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Icelandic Oysters Coming to Reykjavík Restaurants

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Icelandic Oysters Coming to Reykjavík Restaurants

Icelandic oysters

Chef Hrefna Sætran tastes the first-ever oysters farmed in Icelandic waters. CEO of Víkurskel Kristján Phillips looks on. Photo: A screenshot from RÚV.

The first-ever oysters farmed in Icelandic waters will be on the local market shortly, RÚV reports. An experiment with oyster farming which began five years ago near Húsavík, North Iceland, is finally bearing fruit. The oysters will be the star of the menu at a new restaurant opening in Reykjavík this fall.

Oysters have never been farmed so far north anywhere in the world, but they seem to have flourished well despite the cold of Iceland’s waters. The location has other benefits as well: the oysters can be eaten straight from the sea. “In most other places they have to go to a purification plant and be there for three days in chlorinated sea water so they are suitable for human consumption. But that’s not necessary here in Icelandic waters,” says Kristján Phillips, CEO of Víkurskel who is behind the project.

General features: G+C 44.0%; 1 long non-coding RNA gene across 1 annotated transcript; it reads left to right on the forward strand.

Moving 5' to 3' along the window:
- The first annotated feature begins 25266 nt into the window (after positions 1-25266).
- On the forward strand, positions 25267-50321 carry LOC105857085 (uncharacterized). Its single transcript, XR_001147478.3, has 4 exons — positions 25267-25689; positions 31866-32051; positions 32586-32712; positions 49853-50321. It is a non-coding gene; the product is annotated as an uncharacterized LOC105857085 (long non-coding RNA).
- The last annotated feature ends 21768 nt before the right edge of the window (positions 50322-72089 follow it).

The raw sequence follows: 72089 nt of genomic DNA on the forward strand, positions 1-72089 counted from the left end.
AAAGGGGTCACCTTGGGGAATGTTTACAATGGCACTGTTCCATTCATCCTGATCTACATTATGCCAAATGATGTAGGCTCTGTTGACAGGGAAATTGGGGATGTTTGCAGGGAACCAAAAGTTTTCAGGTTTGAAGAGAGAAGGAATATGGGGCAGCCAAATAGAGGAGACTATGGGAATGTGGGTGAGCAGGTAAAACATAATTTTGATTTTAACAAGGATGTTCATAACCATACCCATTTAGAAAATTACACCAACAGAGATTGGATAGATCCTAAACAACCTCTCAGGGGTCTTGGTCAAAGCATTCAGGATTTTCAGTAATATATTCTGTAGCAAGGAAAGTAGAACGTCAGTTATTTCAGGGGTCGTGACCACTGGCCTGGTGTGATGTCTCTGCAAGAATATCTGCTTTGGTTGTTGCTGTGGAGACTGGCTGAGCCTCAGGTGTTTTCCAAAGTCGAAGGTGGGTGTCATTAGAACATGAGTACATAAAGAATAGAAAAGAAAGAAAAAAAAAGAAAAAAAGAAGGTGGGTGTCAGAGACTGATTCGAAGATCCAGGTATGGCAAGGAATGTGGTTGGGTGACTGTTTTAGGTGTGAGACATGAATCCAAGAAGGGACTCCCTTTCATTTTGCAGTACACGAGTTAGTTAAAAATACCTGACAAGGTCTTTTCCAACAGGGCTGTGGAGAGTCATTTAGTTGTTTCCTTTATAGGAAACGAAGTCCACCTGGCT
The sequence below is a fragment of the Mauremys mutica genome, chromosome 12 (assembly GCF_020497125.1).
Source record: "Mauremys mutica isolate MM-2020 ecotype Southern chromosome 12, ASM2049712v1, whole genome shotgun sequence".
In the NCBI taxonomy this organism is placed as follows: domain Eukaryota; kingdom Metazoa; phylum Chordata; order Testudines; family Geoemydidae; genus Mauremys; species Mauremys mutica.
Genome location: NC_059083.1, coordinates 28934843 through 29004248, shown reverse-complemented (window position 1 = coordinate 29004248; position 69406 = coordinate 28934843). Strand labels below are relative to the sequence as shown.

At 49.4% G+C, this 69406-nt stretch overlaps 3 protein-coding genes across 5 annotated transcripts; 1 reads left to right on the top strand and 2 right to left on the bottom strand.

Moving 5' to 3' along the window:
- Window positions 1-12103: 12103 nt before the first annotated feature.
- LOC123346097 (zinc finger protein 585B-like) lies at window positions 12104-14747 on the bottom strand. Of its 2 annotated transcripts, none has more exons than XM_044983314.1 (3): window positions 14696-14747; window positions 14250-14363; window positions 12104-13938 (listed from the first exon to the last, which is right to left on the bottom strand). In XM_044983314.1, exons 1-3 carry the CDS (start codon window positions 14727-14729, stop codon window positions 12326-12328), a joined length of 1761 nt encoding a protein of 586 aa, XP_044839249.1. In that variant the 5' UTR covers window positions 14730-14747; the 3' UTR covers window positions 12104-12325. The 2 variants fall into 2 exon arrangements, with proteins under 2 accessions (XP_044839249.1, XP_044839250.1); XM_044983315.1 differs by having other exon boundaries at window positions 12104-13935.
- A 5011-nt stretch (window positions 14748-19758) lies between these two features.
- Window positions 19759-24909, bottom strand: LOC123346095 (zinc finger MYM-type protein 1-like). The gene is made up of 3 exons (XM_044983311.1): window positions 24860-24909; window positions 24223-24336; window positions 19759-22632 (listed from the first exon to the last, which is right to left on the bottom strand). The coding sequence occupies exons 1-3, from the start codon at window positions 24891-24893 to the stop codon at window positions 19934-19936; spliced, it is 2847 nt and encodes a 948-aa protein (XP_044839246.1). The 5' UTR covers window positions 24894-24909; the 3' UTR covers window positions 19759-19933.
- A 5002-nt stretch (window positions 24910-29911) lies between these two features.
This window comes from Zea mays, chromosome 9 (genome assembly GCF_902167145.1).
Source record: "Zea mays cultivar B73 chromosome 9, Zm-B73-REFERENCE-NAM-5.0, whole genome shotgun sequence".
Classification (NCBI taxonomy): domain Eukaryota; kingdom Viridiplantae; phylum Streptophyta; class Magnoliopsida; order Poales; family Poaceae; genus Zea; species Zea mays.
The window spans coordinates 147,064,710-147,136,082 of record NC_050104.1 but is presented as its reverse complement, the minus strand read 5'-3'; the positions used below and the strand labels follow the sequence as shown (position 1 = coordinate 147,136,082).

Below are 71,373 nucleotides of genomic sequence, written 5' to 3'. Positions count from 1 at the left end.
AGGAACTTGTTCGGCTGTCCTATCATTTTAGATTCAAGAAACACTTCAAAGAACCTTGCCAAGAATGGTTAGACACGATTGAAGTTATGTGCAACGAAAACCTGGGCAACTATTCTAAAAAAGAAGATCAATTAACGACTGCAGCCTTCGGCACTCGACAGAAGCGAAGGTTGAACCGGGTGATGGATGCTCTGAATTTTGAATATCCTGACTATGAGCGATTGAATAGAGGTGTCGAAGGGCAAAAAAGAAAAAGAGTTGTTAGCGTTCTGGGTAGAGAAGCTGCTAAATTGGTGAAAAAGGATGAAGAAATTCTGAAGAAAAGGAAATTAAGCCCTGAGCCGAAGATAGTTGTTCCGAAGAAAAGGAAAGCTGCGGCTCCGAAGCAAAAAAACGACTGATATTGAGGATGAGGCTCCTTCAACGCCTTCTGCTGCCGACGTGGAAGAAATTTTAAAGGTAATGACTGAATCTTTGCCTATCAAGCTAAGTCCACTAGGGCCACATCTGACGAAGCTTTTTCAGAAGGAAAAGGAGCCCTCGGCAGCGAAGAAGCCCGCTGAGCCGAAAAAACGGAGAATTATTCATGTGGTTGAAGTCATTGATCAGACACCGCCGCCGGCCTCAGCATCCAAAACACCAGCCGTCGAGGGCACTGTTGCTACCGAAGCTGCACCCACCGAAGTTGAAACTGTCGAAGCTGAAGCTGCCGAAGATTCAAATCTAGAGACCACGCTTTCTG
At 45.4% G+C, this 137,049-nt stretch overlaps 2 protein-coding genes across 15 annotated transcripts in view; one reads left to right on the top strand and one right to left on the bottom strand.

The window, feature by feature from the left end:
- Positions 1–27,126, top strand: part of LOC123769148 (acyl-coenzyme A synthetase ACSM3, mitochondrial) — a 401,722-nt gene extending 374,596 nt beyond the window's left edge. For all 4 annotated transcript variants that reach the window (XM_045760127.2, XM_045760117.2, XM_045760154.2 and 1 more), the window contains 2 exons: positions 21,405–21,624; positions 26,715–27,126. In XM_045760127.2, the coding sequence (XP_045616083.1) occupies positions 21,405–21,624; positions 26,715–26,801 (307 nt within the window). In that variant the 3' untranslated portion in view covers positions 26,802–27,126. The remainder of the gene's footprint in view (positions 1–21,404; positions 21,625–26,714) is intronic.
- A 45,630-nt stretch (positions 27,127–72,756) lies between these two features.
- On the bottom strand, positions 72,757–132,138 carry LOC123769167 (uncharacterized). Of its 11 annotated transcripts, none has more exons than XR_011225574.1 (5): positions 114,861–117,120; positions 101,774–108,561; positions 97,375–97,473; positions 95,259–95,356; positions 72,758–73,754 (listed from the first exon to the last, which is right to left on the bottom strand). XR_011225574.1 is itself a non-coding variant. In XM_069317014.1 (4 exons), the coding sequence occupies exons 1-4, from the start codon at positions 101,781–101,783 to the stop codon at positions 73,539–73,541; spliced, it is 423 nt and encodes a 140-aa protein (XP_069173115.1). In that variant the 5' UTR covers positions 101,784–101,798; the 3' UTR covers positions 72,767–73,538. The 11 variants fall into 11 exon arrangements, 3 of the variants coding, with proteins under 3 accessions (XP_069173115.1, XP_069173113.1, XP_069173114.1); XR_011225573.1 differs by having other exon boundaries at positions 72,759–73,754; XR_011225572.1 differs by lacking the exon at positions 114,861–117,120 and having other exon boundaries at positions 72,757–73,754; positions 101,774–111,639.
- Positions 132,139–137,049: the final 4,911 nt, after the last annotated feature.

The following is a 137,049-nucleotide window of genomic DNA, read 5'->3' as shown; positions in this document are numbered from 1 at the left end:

The cold water does however slow down the oysters’ growth – at the Húsavík farm, the shellfish take four years to grow big enough for consumption, much longer than most oysters farmed abroad. “But you get a better product from allowing them to grow slowly,” Kristján remarks.

Icelandic chef and restaurateur Hrefna Sætran says the new Icelandic product is very different from other oysters. “Oysters are classified in A, B, and C classes. And usually the oysters are around B-C that we are eating, from France and such. But these oysters are A oysters, meaning they are very clean and very fresh,” Hrefna explains. Hrefna is behind The Shellfish Market, a restaurant opening soon in Reykjavík which will be the first to serve up the oysters.

With the oysters on their way to Icelandic tables, Kristján hopes to increase production and staff at Víkarskel shortly. “We are going to try to have 300 000 units a year,” he asserts. “Three to five hundred thousand.”

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